‘This article intends to trace the Holy Grail theme from a set of motifs in medieval romance to the modern genre of grail literature and to focus on the resulting interface between literary and popular culture.'
‘In most of these romances the grail is a cup used at the Last Supper and there are several actual vessels that claim to be the Holy Grail.'
‘An object referred to as the grail and later as the Holy Grail occurs in a number of medieval romances written between the end of the twelfth and the end of the thirteenth century.'
8.A work of fiction depicting a setting and events remote from everyday life, especially one of a kind popular in the 16th and 17th centuries.
‘Elizabethan pastoral romances '
‘He was paid well for La Galatea, a pastoral romance (a new popular genre); published in 1585.'
9.A short informal piece.
‘the romance from The Gadfly became a popular favourite'
‘The eight romances for saxophone and piano are indeed romantic.'
‘In between, there are virtuoso showpieces, hilarious buffo send-ups, and elegiac romances , all enhanced by imaginative instrumental accompaniments.'
‘His own works, stimulated by the folk music of his native country, include fantasias, romances , and transcriptions, of which Zigeunerweisen, Jota aragonesa, and the four books of Spanish dances are still played.'
‘It is eclectic, melodic, and ranges from imitations of Gregorian chants to mellifluous romances .'
1.A short informal piece.
‘the wealthy estate owner romanced her'
2.Try to gain the love of; court.
‘It was the time she had first met Duncan, when he had romanced her, flattered her, and pretended that he loved her.'
‘But it started with Peterson showing up with champagne and strawberries and really that was the beginning of his romancing her.'
‘She hoped he wasn't going to start romancing her.'
3.Seek the attention or custom of (someone), especially by the use of flattery.
‘he is being romanced by the big boys in New York'
‘And one of the main reasons is that there are a lot of new voters and naturalized citizens that don't have a tradition of loyalty to either party, therefore, they are open to be convinced or, like I say, open to be romanced .'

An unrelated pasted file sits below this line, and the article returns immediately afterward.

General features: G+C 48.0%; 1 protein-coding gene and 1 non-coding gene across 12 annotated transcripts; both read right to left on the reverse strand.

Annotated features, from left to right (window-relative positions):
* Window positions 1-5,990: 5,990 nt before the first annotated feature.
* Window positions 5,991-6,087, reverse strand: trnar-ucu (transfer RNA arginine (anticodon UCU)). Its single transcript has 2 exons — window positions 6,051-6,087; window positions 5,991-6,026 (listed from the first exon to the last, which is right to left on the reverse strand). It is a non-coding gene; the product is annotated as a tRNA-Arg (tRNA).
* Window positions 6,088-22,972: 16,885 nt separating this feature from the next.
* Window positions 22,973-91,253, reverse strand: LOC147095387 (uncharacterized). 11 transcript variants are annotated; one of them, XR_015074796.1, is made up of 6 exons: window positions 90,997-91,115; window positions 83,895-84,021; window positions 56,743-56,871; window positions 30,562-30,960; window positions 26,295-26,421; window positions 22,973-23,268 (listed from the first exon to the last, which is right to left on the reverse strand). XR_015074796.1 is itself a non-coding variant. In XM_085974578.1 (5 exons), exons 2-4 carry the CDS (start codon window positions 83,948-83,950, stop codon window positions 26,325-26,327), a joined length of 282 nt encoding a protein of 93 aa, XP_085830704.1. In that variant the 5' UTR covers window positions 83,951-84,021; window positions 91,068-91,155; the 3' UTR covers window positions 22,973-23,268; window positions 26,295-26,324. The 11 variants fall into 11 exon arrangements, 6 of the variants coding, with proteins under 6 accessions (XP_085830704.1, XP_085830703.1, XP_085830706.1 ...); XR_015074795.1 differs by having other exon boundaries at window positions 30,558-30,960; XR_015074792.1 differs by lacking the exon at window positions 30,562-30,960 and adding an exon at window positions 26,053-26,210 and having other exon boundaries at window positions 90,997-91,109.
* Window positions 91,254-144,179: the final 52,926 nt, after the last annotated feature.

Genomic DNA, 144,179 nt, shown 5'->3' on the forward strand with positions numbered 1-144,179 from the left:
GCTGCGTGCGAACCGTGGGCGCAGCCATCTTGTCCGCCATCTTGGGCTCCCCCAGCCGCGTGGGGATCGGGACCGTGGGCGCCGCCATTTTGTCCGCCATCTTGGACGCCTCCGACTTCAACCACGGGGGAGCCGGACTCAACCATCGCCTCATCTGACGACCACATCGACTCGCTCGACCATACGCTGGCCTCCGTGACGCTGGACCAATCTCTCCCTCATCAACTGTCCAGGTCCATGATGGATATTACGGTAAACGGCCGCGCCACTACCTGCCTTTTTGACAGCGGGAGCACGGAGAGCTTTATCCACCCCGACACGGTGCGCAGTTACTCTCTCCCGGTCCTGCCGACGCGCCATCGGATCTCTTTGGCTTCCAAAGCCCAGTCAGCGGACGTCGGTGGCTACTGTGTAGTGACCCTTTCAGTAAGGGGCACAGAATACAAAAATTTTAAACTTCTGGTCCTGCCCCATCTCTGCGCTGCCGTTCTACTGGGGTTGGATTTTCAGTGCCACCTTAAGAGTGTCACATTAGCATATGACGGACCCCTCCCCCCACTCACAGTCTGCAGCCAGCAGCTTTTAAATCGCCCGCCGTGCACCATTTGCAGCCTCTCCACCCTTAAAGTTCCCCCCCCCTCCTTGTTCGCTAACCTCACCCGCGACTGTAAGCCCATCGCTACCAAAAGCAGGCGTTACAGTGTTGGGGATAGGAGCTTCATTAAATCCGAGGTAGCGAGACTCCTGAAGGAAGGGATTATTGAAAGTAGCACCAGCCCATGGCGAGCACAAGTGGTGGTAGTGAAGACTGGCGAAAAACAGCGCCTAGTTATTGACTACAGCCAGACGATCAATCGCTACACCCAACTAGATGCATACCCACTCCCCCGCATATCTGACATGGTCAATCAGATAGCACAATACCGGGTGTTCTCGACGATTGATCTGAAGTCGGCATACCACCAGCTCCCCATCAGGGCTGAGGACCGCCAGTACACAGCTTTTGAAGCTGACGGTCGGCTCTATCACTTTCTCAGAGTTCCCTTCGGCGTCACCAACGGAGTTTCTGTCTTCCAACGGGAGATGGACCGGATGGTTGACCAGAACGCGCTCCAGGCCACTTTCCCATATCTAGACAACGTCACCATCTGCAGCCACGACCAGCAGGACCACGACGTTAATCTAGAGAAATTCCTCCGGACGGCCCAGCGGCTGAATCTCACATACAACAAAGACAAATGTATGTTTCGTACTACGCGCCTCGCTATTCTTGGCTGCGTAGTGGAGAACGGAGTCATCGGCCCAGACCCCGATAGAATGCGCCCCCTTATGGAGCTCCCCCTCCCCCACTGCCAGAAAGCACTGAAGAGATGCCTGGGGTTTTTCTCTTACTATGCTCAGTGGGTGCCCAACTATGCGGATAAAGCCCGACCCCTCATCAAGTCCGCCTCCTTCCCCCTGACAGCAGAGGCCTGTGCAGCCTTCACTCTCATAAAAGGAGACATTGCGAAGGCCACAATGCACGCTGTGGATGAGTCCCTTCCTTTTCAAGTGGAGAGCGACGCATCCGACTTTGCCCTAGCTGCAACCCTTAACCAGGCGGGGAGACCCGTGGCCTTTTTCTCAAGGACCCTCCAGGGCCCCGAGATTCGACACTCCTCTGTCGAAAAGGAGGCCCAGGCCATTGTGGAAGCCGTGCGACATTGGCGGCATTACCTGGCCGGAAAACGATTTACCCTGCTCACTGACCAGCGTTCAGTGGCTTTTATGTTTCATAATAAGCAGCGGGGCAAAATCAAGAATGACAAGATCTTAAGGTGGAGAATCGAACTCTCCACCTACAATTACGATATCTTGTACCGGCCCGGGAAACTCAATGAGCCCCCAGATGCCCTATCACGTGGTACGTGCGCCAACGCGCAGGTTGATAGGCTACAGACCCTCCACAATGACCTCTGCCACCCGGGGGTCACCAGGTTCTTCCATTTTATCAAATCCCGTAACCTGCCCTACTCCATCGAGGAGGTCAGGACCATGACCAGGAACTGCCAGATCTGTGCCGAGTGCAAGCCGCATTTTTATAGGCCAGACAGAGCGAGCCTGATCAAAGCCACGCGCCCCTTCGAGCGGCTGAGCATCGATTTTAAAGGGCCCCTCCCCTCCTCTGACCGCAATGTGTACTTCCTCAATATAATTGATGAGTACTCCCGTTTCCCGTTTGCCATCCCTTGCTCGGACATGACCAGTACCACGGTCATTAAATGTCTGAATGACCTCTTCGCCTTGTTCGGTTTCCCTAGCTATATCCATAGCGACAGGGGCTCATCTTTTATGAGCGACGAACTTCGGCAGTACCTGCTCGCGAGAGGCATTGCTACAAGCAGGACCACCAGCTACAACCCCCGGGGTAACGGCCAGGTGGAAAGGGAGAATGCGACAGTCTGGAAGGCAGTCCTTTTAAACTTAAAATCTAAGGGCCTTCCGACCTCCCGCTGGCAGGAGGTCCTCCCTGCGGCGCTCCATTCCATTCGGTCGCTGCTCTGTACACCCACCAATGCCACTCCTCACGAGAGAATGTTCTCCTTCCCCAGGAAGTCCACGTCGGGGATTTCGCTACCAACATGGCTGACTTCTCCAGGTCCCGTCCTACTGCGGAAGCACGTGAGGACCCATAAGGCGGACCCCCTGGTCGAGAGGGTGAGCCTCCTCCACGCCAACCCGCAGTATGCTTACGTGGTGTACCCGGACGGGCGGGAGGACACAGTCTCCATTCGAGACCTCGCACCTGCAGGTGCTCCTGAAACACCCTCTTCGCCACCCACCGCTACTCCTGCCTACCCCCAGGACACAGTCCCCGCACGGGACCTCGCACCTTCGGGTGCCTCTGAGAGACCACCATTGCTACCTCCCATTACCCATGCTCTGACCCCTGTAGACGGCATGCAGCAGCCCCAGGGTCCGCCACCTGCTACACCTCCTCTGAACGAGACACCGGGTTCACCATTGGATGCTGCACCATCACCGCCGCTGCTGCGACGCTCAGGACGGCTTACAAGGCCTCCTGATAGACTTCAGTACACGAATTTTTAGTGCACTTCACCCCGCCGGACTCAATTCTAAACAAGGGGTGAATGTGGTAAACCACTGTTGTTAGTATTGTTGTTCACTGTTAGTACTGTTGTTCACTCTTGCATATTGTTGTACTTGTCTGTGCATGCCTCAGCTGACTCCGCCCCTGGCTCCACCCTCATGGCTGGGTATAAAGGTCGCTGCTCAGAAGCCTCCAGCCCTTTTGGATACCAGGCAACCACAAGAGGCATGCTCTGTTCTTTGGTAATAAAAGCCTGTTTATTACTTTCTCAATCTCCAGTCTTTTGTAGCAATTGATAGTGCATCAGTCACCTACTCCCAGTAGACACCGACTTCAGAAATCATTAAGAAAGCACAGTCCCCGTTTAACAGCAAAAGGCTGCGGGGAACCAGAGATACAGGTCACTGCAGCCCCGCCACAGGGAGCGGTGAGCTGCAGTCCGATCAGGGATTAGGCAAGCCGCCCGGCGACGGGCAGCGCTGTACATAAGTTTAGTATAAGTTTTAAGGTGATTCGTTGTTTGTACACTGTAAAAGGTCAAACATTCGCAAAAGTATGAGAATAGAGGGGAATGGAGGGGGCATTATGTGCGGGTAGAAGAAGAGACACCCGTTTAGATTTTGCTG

‘‘We romanced the idea of having customers see what's in the store - people and products - when they're not in the store,' says Zenaide Russack, Canal Jean's manager.'
4.Engage in a love affair.
‘we started romancing '
‘Spokespeople for Jennifer and Vince have insisted the pair are not romancing .'
‘The smitten couple, who have been romancing for six years, got engaged in March this year in Paris' Eiffel Tower.'
‘to a certain degree I am romancing the past'
‘the Romance languages'
2.Relating to or denoting the group of Indo-European languages descended from Latin, principally French, Spanish, Portuguese, Italian, Catalan, Occitan, and Romanian.
‘Cox was a serious amateur philologist and had reading knowledge of the Romance languages along with Hungarian, Polish, Greek and German.'
‘Readers who have studied Romance languages other than Romanian will be able to see from the above that there are tantalising similarities between the language and, say, Spanish.'
‘The history of the Middle Ages and the Renaissance shows how stigmatized varieties of Latin came eventually to flower as Romance languages were recognized as legitimate for writing and publication.'
‘In the areas once part of the Roman empire, Latin was effectively the vernacular and it gradually evolved into the various Romance languages of western Europe.'
‘Such guidance is simply invaluable to those who face the bewildering inconsistencies in English which Romance , Slav, Germanic and even Hungarian generally lack.'